Develop your writing inspiration
I wanted to write this article because I know how important inspiration is and found something missing in the material I read previously on the subject. I finished writing my own article, then went for a walk around my neighborhood, a village-like setting with modest houses scattered over sloping grassy areas amid walking and a variety of trails. very mature trees that dominate the landscape.
Trees give off an energy that fills me with peace and erases everyday anecdotes. Being in nature has always opened something up in me and I found myself inundated with positive feelings, sensations and new perspectives.
The article I had just finished came from a place of discipline, determination and thoughtfulness, and is probably good enough. How many times have you written from this place? To go from good enough to inspiring, you need to expand the boundaries you set for yourself. If you don’t write based on true inspiration, your readers will likely understand it and they won’t be inspired.
How many books have you read that you thought were well written and solidly informative, but which were quickly forgotten? When we remember books, it is usually because we have captured the inspiration of the writer, which has touched our hearts and souls or challenged our curiosity and intellect.
A clear understanding of the elements of inspiration will not only help you recognize it, it will also help you create pathways to let it in.
In his essay “Why Inspiration Matters”, published in the Harvard Business Review in 2011, Scott Barry Kaufman explores the impact of inspiration on levels of productivity and satisfaction. He writes that inspired people report “higher levels of important psychological resources, including belief in their own abilities, self-esteem and optimism. Work mastery, absorption, creativity, perceived competence, self-esteem and optimism were all consequences of inspiration, suggesting that inspiration facilitates these important psychological resources.
It is important to notice where your motivation is coming from. If you write primarily to seek praise, financial gain, or fame, these motivations, while understandable, can interfere with the authenticity of your work.
When I started writing, someone asked me what my goal was. My answer: I just want to share what I learned.
So how do you create space and let in inspiration? Consider some big questions. I strongly suggest that you write down your answers. Start with:
• What are you passionate about writing?
• When did you first realize that you wanted to be a writer?
• What sparked your interest?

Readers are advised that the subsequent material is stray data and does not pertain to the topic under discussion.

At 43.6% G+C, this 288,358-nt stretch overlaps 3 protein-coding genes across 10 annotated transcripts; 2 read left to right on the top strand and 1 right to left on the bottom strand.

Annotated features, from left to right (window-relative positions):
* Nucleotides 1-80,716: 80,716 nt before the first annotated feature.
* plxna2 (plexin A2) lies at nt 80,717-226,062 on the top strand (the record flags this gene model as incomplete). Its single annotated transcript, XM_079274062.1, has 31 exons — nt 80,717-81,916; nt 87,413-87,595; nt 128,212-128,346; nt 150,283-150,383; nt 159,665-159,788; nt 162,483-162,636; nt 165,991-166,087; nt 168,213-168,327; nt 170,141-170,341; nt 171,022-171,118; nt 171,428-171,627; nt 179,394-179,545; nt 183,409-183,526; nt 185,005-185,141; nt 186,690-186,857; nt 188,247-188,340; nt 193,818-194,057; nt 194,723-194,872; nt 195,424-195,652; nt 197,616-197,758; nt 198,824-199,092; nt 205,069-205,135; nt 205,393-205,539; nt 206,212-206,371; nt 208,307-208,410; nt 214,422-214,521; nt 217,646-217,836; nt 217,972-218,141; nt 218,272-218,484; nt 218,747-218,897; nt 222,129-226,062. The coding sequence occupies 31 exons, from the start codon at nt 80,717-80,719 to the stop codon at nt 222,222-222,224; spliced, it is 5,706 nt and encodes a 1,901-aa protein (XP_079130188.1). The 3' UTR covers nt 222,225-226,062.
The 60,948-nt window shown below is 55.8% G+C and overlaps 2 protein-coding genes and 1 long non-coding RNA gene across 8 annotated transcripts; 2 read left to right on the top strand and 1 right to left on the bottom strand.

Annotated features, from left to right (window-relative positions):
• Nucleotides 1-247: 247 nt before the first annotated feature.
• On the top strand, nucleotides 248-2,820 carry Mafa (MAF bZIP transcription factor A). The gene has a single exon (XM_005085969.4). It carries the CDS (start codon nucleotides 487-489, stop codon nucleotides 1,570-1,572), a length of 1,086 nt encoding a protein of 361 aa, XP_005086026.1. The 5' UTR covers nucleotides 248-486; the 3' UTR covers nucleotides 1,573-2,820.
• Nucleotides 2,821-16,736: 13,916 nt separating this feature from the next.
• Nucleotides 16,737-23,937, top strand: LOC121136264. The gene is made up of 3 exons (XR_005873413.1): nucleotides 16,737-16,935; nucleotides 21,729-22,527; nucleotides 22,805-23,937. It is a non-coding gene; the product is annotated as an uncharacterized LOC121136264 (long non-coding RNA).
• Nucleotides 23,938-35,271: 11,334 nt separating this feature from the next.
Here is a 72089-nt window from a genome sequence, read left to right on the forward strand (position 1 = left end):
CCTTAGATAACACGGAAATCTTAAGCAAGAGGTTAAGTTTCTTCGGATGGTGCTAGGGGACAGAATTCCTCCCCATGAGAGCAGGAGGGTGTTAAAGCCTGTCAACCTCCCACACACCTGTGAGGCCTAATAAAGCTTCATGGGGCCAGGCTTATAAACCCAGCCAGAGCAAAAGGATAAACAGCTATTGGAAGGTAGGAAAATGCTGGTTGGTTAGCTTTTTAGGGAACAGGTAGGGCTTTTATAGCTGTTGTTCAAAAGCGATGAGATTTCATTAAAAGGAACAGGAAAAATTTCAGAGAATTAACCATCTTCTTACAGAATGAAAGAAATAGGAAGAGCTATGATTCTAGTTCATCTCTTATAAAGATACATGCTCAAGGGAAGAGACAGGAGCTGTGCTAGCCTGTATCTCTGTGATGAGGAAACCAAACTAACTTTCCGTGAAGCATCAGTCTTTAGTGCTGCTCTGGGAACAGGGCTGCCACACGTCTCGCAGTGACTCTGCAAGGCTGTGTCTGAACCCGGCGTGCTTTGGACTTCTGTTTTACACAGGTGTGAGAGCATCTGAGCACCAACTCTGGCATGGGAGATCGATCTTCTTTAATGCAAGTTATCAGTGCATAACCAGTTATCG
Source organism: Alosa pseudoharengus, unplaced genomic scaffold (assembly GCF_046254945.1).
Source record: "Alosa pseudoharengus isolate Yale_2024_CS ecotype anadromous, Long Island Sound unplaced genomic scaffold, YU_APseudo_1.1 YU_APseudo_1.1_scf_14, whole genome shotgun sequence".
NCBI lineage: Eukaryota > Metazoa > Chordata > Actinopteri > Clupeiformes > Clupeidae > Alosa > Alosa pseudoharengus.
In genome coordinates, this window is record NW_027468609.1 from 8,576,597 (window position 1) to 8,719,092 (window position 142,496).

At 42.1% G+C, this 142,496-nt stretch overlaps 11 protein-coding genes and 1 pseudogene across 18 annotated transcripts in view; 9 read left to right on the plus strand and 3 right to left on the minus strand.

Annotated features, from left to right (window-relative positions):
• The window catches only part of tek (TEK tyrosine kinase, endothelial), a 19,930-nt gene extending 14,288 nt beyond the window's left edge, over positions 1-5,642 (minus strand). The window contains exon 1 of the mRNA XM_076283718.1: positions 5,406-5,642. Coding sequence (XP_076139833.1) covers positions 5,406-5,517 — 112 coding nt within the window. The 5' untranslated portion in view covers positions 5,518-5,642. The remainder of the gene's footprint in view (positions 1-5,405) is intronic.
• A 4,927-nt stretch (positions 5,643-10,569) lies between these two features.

• Who are you really writing your book for?
• What are your hopes and dreams about what will happen after your book is finished?
• What goals or dreams could possibly interfere with your inspiration?
The substantial energy required to write, edit, and market your book will be sustained when your inspiration is based on a burning curiosity or genuine love for your subject matter and a desire for honesty, quality, and clarity.
The following activities will help you develop your inspiration. These activities are not intended to develop and improve your specific writing skills. They are designed to help you develop and maintain the inspiration that will make it all work.
Increase your self-awareness. It is the most important and meaningful thing you can do to awaken your inspiration. Even if you think you know yourself well, there is always more to learn. Self-awareness is essential for developing and maintaining inspiration and will provide additional information about your writing as well.
Keep a diary. Write something there every day. Usually the end of the day is the best time. If something happens that puts you off balance, take a few minutes to write down the event, how you are feeling, and what you do with your feelings. Or just start writing, stream of consciousness – write down whatever pops into your head, even if it’s about not wanting to write, or thinking it’s a worthless exercise.
Pay attention to your thoughts. Notice what thoughts you have and how you react to them. For example, do worry, fear and judgment of others or of yourself dominate your thoughts? These are automatic negative thoughts. “Don’t believe everything you think,” as author Allan Lokos put it. How do your thoughts affect your inspiration to write and the quality of your writing?
Pay attention to your feelings regularly. See if you can identify them, even if you don’t think they are important. What do you do with a feeling? Eliminate it or bury it, rationalize it, blame it on someone or something else, does it get mad that it exists, or just let it out? The healthiest way is to recognize the feeling and then ask yourself what you want or need to do with the feeling. (This is the first step in emotional intelligence.)
Look for experiences that will inspire you. It could mean listening to music, being in nature, or embracing loneliness in some other way.
Be comfortable with vulnerability. Vulnerability is inevitable in writing: you expose yourself and you let yourself be judged. It’s a great asset in your writing. In her 2010 TED talk “The Power of Vulnerability,” author Brené Brown calls vulnerability “the cradle of joy, creativity, belonging, love”.
Invite regular, honest feedback from people you trust. It’s much easier to do when you allow your vulnerability to surface. Listen to comments, but avoid dismissing them or accepting them too quickly. Give yourself time to think about and evaluate the comments, both negative and positive.
Best wishes for continued inspiration!
Shelli Chosak is a psychotherapist and author of Your Living Legacy: How Your Parenting Style Shapes the Future for You and Your Child, who was a finalist in the BookLife Prize 2019 non-fiction competition.
A version of this article appeared in the 6/14/2021 issue of Editors Weekly under the title: develop your writing inspiration